Let’s take a step back and quickly discuss fasting.
What is fasting?
Simply put, fasting is not eating or skipping a meal on purpose when we have otherwise been trained to eat, like breakfast for example. But wait, breakfast is the most important meal of the day, right? It would be a terrible idea to intentionally skip it, or would it?
Let’s have a little history lesson, shall we?
Some of the earliest human fossils date back over 200,000 years ago. Actually, archaeologists in Ethiopia have found human ancestral remains of a female they have named Ardi that are 4.4 million years old. So, whether you think God created Adam and Eve, or we came from monkeys that came from fish that came from an amoeba (we love everybody at CB Supplements by the way), let’s just agree that humans have been walking the earth a very, very long time.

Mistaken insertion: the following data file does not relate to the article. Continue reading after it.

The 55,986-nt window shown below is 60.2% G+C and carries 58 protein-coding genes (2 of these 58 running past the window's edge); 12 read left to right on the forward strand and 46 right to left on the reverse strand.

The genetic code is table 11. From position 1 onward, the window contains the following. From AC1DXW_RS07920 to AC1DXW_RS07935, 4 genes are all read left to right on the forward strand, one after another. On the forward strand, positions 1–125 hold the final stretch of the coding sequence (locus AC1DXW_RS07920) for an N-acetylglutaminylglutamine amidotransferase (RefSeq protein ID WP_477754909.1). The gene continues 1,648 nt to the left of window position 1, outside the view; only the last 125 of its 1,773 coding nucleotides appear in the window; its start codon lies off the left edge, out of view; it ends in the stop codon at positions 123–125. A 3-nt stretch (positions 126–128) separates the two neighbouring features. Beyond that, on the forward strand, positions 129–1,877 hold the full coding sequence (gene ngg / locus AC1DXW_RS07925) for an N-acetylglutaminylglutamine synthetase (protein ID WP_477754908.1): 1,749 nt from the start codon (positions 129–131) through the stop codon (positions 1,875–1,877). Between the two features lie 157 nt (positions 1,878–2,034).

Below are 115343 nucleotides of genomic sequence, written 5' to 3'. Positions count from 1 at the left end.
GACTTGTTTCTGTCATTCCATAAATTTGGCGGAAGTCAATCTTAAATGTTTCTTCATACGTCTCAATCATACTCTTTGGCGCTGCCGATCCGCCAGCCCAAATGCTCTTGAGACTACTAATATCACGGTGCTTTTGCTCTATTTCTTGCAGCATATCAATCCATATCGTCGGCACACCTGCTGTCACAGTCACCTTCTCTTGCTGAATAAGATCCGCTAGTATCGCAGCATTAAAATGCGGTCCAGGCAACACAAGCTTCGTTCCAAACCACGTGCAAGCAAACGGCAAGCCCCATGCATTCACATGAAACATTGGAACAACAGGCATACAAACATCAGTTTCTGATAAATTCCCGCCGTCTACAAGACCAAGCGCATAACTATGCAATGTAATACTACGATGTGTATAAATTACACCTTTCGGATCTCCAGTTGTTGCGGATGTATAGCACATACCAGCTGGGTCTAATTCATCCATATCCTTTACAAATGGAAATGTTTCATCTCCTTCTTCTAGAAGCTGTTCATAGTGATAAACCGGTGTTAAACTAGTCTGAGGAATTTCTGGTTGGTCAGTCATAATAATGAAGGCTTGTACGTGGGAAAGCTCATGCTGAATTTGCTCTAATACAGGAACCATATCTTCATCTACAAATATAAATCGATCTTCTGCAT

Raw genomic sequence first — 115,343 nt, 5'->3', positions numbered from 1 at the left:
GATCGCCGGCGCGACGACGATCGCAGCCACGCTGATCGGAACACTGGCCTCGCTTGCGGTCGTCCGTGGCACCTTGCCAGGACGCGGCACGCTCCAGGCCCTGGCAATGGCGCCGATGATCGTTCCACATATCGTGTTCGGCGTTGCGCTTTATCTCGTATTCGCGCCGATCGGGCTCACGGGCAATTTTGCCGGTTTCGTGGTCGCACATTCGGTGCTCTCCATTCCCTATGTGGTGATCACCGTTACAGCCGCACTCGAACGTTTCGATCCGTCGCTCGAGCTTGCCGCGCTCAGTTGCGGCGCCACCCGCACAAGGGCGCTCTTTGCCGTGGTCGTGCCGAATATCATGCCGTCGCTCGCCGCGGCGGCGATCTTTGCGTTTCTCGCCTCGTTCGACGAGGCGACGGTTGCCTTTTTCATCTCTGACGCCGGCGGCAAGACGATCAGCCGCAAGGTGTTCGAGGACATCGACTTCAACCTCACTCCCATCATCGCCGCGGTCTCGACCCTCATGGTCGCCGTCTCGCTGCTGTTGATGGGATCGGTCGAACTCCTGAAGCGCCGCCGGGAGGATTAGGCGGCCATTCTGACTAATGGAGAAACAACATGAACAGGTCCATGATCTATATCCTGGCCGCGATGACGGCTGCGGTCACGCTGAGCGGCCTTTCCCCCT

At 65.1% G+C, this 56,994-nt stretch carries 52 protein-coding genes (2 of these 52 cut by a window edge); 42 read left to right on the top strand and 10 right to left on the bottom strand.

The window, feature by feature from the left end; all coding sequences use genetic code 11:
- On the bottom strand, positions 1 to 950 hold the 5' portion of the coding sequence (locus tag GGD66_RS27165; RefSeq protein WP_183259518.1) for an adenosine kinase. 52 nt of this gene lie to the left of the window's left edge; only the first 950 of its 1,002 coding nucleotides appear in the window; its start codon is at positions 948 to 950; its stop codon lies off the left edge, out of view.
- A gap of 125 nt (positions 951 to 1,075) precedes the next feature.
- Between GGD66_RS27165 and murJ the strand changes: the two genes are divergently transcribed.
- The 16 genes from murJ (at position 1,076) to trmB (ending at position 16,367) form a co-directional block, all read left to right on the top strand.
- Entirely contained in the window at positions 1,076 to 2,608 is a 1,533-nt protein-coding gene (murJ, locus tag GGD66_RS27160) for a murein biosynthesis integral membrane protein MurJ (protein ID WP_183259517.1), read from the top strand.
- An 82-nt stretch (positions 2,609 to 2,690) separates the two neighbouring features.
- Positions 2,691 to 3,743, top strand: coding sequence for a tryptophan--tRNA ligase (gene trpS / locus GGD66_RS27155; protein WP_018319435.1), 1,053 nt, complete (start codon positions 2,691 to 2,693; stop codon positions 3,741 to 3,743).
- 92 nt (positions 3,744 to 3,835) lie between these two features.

Now, let me ask the million dollar questions.
Pertaining to the humans that lived 20k – 4.4M years ago:
- Do you think they ate breakfast everyday?
- Do you think they ate 6 small meals a day?
- Do you think they liked brunch as much as we do?
If you are laughing, then you sense the undertones of sarcasm in my questions because the obvious answer is no.
Humans ate whatever they killed, whenever they could and went many days without eating not because they weren’t hungry, but rather they had nothing to eat. For hundreds of thousands of years there was no farming, no refrigerators and no Chipotle.
*Gasp*, no Chipotle? What a terrible world! 🙂
Organized farming wasn’t a common practice until about 12,000 – 8,000 years ago (see history of farming), and the refrigerator has only been a commodity for less than 200 years.